Fire starter or non-starter? What kind of entrepreneur are you?

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Fire starter or non-starter? What kind of entrepreneur are you?

  1. 1. Fire-starter or non-starter? Where do you fit on this entrepreneurial scale?www.leaderzone.org www.omnicor.eu Feel free to share this slideshow but please acknowledge its ownership by Leaderzone and Omnicor
  2. 2. We’ve been working to assess and coach entrepreneurs and entrepreneurial leaders for 25 years…this model describes our understanding of the range of entrepreneurial talent www.leaderzone.org www.omnicor.eu You are free to share this slideshow but please acknowledge ownership by Leaderzone Omnicor
  3. 3. First things first:entrepreneur does not mean successful!another word for entrepreneur is change-makereveryone is a change-maker to some degree www.leaderzone.org www.omnicor.eu You are free to share this slideshow but please acknowledge ownership by Leaderzone Omnicor
  4. 4. ask 10 of your friends to name an entrepreneur: 4 will say Bill Gates; 3 will say Richard Branson; 2 will say Steve Jobs and 1 will look confused
  5. 5. thank goodness for role models like Bill Gates andRichard Branson because they help ordinary people set extraordinary goals. but little of what they are known for is fundamentally entrepreneurial www.leaderzone.org www.omnicor.eu You are free to share this slideshow but please acknowledge ownership by Leaderzone Omnicor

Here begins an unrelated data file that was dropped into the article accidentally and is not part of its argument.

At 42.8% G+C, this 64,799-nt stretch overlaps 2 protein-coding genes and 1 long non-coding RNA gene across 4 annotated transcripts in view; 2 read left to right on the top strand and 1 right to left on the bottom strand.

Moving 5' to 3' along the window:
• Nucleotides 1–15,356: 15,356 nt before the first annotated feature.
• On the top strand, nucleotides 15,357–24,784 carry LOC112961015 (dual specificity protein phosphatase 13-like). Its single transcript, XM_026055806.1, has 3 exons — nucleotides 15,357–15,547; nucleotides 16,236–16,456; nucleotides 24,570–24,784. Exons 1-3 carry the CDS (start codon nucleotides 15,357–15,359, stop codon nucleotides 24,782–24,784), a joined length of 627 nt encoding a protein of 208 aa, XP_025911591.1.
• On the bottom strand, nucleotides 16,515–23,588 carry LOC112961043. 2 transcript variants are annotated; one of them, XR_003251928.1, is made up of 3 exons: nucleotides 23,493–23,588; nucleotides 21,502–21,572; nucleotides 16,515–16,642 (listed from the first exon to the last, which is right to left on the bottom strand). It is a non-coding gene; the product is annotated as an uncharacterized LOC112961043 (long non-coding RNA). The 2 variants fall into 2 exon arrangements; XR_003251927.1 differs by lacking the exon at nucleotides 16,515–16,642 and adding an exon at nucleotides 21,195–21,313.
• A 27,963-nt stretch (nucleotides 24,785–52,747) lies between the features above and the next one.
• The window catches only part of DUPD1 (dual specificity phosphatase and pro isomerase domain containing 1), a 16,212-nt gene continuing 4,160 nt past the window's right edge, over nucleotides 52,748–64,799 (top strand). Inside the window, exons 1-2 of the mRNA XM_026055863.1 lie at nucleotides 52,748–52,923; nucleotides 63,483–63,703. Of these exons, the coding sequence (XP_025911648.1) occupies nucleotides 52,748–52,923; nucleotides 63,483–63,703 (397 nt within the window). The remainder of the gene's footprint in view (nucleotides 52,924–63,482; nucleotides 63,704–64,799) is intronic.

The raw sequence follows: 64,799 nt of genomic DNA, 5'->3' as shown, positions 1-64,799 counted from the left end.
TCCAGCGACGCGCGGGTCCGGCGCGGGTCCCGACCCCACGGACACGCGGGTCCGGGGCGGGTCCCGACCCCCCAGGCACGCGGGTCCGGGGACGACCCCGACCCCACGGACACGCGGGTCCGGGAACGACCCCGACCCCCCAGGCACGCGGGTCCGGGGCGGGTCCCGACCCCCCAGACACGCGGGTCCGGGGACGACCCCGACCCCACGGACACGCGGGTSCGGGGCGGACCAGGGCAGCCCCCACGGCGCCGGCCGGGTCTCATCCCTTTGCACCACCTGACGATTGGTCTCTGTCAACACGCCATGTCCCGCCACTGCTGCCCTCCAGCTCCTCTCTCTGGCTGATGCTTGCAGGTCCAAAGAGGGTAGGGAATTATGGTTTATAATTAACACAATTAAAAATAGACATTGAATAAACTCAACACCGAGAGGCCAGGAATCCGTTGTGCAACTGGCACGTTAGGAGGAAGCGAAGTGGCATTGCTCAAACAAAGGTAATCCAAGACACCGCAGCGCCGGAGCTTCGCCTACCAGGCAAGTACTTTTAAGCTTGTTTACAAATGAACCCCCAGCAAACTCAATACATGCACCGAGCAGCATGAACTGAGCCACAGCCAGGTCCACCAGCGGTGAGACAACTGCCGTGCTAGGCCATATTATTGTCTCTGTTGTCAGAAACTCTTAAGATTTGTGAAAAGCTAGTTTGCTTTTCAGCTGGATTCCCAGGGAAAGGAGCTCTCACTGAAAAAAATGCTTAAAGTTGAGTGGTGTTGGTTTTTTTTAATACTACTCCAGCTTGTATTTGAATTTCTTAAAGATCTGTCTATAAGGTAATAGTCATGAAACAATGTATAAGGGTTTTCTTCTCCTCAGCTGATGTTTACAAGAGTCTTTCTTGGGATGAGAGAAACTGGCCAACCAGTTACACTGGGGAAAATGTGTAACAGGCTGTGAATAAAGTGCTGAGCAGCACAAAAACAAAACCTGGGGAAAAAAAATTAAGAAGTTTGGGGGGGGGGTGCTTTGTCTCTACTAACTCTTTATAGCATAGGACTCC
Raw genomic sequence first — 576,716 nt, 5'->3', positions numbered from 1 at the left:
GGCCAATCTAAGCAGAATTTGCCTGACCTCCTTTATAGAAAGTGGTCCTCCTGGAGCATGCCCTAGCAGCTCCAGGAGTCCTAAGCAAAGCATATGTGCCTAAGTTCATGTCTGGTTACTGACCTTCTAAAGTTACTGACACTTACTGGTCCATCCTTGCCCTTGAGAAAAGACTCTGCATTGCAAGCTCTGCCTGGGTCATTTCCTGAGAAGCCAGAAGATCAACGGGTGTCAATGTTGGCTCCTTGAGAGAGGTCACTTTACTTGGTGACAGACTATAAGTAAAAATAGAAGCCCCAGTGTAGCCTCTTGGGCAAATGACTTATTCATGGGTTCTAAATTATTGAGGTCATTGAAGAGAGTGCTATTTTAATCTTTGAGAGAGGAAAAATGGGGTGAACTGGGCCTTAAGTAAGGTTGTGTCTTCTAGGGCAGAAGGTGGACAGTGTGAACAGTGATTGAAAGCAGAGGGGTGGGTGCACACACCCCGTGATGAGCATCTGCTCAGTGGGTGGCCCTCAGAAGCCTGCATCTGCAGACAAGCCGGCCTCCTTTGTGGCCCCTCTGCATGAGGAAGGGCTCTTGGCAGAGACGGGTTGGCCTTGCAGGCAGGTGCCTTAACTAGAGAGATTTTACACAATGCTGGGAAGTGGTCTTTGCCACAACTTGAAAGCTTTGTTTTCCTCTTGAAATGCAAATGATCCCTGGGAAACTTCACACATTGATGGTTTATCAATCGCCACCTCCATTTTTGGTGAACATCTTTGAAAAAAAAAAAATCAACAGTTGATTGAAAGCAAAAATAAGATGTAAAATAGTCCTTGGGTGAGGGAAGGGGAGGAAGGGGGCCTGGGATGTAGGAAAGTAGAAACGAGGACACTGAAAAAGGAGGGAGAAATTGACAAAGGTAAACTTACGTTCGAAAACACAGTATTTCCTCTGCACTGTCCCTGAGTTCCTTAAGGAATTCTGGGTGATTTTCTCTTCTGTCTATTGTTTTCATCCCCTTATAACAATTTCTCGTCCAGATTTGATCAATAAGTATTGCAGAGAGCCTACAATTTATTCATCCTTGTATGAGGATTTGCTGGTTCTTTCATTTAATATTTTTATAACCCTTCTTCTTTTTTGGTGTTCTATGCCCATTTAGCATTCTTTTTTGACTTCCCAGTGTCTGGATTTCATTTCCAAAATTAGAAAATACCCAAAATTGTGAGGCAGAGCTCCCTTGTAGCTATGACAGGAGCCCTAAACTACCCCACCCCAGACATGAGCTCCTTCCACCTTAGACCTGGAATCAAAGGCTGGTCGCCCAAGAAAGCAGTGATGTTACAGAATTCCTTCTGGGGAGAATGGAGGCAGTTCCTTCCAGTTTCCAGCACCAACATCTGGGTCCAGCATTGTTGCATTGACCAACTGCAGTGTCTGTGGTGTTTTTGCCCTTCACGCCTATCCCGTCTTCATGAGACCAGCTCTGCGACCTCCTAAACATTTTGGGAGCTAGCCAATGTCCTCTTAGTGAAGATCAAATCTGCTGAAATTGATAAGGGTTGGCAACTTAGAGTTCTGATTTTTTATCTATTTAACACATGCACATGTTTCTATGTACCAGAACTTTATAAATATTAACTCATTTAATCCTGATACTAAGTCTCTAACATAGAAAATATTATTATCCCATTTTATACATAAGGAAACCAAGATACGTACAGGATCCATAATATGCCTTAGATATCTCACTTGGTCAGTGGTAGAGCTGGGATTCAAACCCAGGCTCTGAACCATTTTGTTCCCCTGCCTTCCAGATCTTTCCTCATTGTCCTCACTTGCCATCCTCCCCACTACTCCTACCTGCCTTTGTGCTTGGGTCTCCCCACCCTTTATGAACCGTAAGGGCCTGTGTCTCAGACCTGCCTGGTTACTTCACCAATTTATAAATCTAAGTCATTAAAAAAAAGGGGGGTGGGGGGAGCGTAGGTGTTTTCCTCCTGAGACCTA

6. 6. Branson and Gates, Sugar, Trump, Ramaphosa, Abramovitch and the late Steve Jobs are recognisedentrepreneurs but most of their lives were or are spent managing cash flow, revenue targets, people, suppliers and property They should be known as managers But managing isn’t glamorous www.leaderzone.org www.omnicor.eu You are free to share this slideshow but please acknowledge ownership by Leaderzone Omnicor
  7. 7. We know them as entrepreneurs because they inspire with their occasional ability to make the world change! a little or a lot, where they’ve trodden, the world is different. www.leaderzone.org www.omnicor.eu You are free to share this slideshow but please acknowledge ownership by Leaderzone Omnicor
  8. 8. • making change rather than owning a company or being rich is at the core of entrepreneurialism• by this standard, many ordinary people leading conventional lives are entrepreneurs.• every one who has a dream (big or small) and makes part of it come true is entrepreneurial• everyone who imagines how something can be different, and who makes it so… is an entrepreneur www.leaderzone.org www.omnicor.eu You are free to share this slideshow but please acknowledge ownership by Leaderzone Omnicor
  9. 9. but some are more entrepreneurial than others. over the years we’ve assessed, coached and interviewed thousands of entrepreneurs from all walks of life; the model that I’ll share with you hasbeen built up as a result of careful observation, testing and re-working www.leaderzone.org www.omnicor.eu You are free to share this slideshow but please acknowledge ownership by Leaderzone Omnicor
  10. 10. Omnicor LeaderZone’sscale of entrepreneurialism www.leaderzone.org www.omnicor.eu You are free to share this slideshow but please acknowledge ownership by Leaderzone Omnicor
  11. 11. Withdrawn From Play… Originally as we developed this model in a BRICS economy wedidn’t have this category but now, social welfare has changed the game.As we work more and more in developed states with social welfare systems paying people to stay unemployed, (people whose entire families including parents and grandparents may have lived on benefits), it seems an unfortunately appropriate starting place for our entrepreneurial scale. People in this category seem able but not willing to work, theirentrepreneurialism might be applied to queueing for a new type ofbenefit or changing their brand of toothpaste, but it doesn’t fit our notion of change-maker. www.leaderzone.org www.omnicor.eu You are free to share this slideshow but please acknowledge ownership by Leaderzone Omnicor